Abhinav Sekhri at Internet Freedom Foundation told Newslaundry that it was understandable that social media would be examined in criminal investigations for information and evidence since it forms such an important part of everyday life. “However, the manner in which police inquiry happens needs adequate scrutiny and checks,” Sekhri said. “Sometimes what appears to have a criminal angle on the basis of social media does not actually have much in it.”
In Dhaliwal’s case, for instance, his social media acquaintances have been held up as incriminating evidence. The police flagged that he was Facebook friends with Lahore-based Gajinder Singh, an accused in the case of to Lahore in 1981. A photo of Dhaliwal and Hardeep Singh Nijjar, the Canadian head of the separatist organisation Khalistan Tiger Force, went online.
“He [Nijjar] is a plumber too and I knew him since we had the same supplier,” explained Dhaliwal. “Someone once clicked our photo together and it reached the Punjab police.”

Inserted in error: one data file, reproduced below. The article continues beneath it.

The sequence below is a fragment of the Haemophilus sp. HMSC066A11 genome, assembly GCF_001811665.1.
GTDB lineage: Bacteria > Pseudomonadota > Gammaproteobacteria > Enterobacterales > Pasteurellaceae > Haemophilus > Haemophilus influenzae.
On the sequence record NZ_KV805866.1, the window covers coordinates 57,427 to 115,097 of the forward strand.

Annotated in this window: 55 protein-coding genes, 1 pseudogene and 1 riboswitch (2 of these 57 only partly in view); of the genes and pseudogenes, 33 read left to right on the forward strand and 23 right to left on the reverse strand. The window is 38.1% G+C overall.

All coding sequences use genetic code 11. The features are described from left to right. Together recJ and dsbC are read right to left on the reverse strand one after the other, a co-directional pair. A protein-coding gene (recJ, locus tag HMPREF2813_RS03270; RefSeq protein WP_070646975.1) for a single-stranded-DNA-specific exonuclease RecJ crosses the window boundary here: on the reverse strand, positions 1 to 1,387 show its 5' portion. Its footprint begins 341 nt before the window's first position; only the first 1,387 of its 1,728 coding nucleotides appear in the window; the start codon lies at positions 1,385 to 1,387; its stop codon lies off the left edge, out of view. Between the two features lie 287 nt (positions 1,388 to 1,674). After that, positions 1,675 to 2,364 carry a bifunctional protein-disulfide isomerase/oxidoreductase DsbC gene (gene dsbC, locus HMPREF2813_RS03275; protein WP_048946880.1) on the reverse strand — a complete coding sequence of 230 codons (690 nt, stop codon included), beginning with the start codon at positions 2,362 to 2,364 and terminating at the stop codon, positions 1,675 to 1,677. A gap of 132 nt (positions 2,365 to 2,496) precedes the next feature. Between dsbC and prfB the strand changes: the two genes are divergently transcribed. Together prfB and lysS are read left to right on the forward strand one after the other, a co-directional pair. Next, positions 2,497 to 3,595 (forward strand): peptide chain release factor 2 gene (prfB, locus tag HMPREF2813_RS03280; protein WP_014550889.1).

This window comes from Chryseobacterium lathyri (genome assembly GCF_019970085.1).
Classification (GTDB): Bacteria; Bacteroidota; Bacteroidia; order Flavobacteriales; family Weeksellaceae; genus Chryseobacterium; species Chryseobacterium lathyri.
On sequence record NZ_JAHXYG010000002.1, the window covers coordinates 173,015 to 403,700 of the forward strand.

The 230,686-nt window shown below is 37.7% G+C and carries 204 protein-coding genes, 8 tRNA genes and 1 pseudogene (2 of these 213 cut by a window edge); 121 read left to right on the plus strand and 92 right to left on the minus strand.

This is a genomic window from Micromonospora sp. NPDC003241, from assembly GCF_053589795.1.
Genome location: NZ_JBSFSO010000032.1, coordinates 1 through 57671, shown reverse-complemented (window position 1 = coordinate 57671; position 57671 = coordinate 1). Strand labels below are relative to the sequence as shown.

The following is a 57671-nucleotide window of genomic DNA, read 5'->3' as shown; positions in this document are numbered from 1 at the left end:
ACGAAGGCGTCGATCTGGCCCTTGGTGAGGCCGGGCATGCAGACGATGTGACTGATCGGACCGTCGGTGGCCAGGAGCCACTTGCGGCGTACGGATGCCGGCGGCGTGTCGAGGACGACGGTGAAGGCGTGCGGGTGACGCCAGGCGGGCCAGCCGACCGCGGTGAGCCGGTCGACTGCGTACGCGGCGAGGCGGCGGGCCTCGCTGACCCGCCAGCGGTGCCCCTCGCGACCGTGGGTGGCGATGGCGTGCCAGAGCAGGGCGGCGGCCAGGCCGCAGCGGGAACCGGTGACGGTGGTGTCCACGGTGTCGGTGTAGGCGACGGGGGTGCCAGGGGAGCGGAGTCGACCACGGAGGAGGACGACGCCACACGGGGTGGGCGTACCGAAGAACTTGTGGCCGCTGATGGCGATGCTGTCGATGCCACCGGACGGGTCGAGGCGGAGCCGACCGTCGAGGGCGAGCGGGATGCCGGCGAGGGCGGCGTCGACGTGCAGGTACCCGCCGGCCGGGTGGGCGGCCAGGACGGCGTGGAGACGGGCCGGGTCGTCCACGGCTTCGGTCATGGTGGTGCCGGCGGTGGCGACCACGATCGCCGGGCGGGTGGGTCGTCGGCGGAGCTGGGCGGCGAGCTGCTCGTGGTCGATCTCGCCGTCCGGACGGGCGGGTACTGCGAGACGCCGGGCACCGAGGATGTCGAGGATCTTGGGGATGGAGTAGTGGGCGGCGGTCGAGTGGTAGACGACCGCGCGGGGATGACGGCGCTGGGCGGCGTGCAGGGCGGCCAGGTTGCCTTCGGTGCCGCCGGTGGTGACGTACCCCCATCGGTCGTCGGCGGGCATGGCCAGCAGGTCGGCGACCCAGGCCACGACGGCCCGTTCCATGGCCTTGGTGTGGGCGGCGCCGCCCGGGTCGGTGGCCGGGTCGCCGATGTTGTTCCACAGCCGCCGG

Mandeep Singh Dhaliwal, a UAPA accused, in his village in Ludhiana.
The FIR against Dhaliwal was filed on May 24, 2016, at the Dakha police station on the basis of inputs from a “credible informer”. The FIR alleged Dhaliwal was an “anti-national” funded by terrorists; that he possessed ammunition; and had planned attacks across Punjab. He was charged under UAPA and the Arms Act with sedition, criminal conspiracy and promoting enmity.
In June 2016, Dhaliwal was arrested. He says he was assaulted by police personnel while in custody. “It was brutal. They assaulted my genitals, which made me sexually dysfunctional. I’m still undergoing medical treatment,” he told Newslaundry.